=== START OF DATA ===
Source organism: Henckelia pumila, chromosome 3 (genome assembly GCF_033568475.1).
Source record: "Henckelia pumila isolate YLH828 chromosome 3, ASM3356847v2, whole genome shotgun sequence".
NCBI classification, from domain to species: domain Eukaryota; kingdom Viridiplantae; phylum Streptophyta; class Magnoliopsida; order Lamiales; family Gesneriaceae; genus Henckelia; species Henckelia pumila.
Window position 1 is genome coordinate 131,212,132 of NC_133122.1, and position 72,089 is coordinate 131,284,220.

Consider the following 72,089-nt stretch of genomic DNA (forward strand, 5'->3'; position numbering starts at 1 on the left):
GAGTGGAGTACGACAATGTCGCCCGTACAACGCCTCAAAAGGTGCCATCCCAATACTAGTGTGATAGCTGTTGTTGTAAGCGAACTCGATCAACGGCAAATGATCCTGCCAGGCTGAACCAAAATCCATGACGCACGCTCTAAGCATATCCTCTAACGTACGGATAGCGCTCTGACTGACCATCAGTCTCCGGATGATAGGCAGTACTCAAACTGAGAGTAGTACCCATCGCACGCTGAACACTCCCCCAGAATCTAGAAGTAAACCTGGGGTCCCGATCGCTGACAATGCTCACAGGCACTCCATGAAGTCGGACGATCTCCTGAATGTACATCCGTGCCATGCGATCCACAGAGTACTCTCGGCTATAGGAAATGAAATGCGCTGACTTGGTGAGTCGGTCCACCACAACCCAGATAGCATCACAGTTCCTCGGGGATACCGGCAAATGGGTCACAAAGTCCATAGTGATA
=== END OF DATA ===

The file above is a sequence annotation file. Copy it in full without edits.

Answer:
Source organism: Henckelia pumila, chromosome 3 (genome assembly GCF_033568475.1).
Source record: "Henckelia pumila isolate YLH828 chromosome 3, ASM3356847v2, whole genome shotgun sequence".
NCBI classification, from domain to species: domain Eukaryota; kingdom Viridiplantae; phylum Streptophyta; class Magnoliopsida; order Lamiales; family Gesneriaceae; genus Henckelia; species Henckelia pumila.
Window position 1 is genome coordinate 131,212,132 of NC_133122.1, and position 72,089 is coordinate 131,284,220.

Consider the following 72,089-nt stretch of genomic DNA (forward strand, 5'->3'; position numbering starts at 1 on the left):
GAGTGGAGTACGACAATGTCGCCCGTACAACGCCTCAAAAGGTGCCATCCCAATACTAGTGTGATAGCTGTTGTTGTAAGCGAACTCGATCAACGGCAAATGATCCTGCCAGGCTGAACCAAAATCCATGACGCACGCTCTAAGCATATCCTCTAACGTACGGATAGCGCTCTGACTGACCATCAGTCTCCGGATGATAGGCAGTACTCAAACTGAGAGTAGTACCCATCGCACGCTGAACACTCCCCCAGAATCTAGAAGTAAACCTGGGGTCCCGATCGCTGACAATGCTCACAGGCACTCCATGAAGTCGGACGATCTCCTGAATGTACATCCGTGCCATGCGATCCACAGAGTACTCTCGGCTATAGGAAATGAAATGCGCTGACTTGGTGAGTCGGTCCACCACAACCCAGATAGCATCACAGTTCCTCGGGGATACCGGCAAATGGGTCACAAAGTCCATAGTGATA